Starting at the bottom

One of the many things we have to work out is how to insulate the ground floor. The Architects Matt and Elly, are helping unpick the mysteries of what you usually take for granted since it’s buried in the ground.  It’s all a balance between making sure the building doesn’t sink, cost, achieving un-interrupted insulation, minimal thermal bridges, and it turns out dealing with radioactive gas. 

We’re going big on fabric-first to minimise the heating required to be comfortable, and this very much relies on deep levels of unbroken insulation around the entire building envelope – including all those tricky connections between roof, walls, and ground floor.  Think onesie, but building sized.

The more we insulate the walls and floor of our home (and we will be, a lot), the more heat will want to try to escape from any thermal bridges at the wall-floor junction, also increasing the risk of condensation and mould growth here.  So insulating this junction becomes crucial.  A popular solution for passive house buildings is to use insulated raft-type foundations where the concrete slab is poured into a ‘bowl’ or ‘tub’ of insulation that surrounds it entirely, insulating it from direct contact with the ground. The edges of this ‘tub’ of insulation are usually continuous with the wall insulation, and so much the better for avoiding thermal bridges in the foundations. This is the plan for the Tin and Stone barns.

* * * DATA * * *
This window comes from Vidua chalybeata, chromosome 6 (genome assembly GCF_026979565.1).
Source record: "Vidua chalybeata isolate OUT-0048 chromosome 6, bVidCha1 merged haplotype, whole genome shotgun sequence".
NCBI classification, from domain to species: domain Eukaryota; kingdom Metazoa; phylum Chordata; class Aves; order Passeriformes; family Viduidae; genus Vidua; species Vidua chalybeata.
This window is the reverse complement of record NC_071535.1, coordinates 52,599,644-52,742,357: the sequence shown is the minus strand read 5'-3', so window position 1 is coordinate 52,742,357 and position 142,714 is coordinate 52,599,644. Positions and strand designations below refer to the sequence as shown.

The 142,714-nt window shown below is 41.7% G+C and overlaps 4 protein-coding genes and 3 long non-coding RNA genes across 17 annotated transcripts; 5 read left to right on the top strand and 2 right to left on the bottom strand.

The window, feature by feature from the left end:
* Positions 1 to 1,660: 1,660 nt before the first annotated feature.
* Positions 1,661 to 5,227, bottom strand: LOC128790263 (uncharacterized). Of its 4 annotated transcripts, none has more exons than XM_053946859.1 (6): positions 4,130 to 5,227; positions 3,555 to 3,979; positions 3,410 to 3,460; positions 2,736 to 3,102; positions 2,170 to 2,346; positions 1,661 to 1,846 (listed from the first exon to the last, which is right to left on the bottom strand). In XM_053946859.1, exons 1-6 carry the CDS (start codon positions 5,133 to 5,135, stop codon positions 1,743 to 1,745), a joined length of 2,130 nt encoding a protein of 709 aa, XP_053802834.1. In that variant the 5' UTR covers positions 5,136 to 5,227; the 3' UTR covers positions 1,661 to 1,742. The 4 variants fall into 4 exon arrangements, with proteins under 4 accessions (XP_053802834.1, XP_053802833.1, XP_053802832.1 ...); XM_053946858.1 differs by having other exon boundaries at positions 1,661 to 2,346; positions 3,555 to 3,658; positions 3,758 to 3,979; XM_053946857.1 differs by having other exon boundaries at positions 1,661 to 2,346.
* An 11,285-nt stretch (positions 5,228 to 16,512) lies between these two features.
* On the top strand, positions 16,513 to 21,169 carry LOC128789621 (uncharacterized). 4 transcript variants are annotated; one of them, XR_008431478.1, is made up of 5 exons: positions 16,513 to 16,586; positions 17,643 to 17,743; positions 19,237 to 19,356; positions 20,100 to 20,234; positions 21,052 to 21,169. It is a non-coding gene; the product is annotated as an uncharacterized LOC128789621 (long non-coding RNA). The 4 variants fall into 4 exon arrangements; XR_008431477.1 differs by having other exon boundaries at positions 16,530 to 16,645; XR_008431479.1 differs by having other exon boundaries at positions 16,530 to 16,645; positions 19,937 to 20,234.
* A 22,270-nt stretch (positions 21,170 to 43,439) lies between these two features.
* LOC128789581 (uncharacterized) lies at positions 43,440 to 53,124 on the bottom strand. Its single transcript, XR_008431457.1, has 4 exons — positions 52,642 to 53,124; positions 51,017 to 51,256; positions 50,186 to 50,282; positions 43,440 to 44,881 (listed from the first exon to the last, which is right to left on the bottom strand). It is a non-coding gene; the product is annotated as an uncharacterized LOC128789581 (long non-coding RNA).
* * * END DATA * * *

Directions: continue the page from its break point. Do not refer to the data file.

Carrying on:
However, it’s not that straightforward for the Stables – short of lifting up the entire building, it’s going to be hard to retrofit an insulated foundation system.  Instead we need to dig down to bedrock, pump in the concrete and then insulation will go on top. Some clever calculations are required to avoid the risk of condensation and we also need to keep the load-bearing structures in place whilst the floor gets ripped up.  At  least digging everything out will be easy because the stable floor is mostly cow poo.

Leave a Reply

Fill in your details below or click an icon to log in: Logo

You are commenting using your account. Log Out /  Change )

Twitter picture

You are commenting using your Twitter account. Log Out /  Change )

Facebook photo

You are commenting using your Facebook account. Log Out /  Change )

Connecting to %s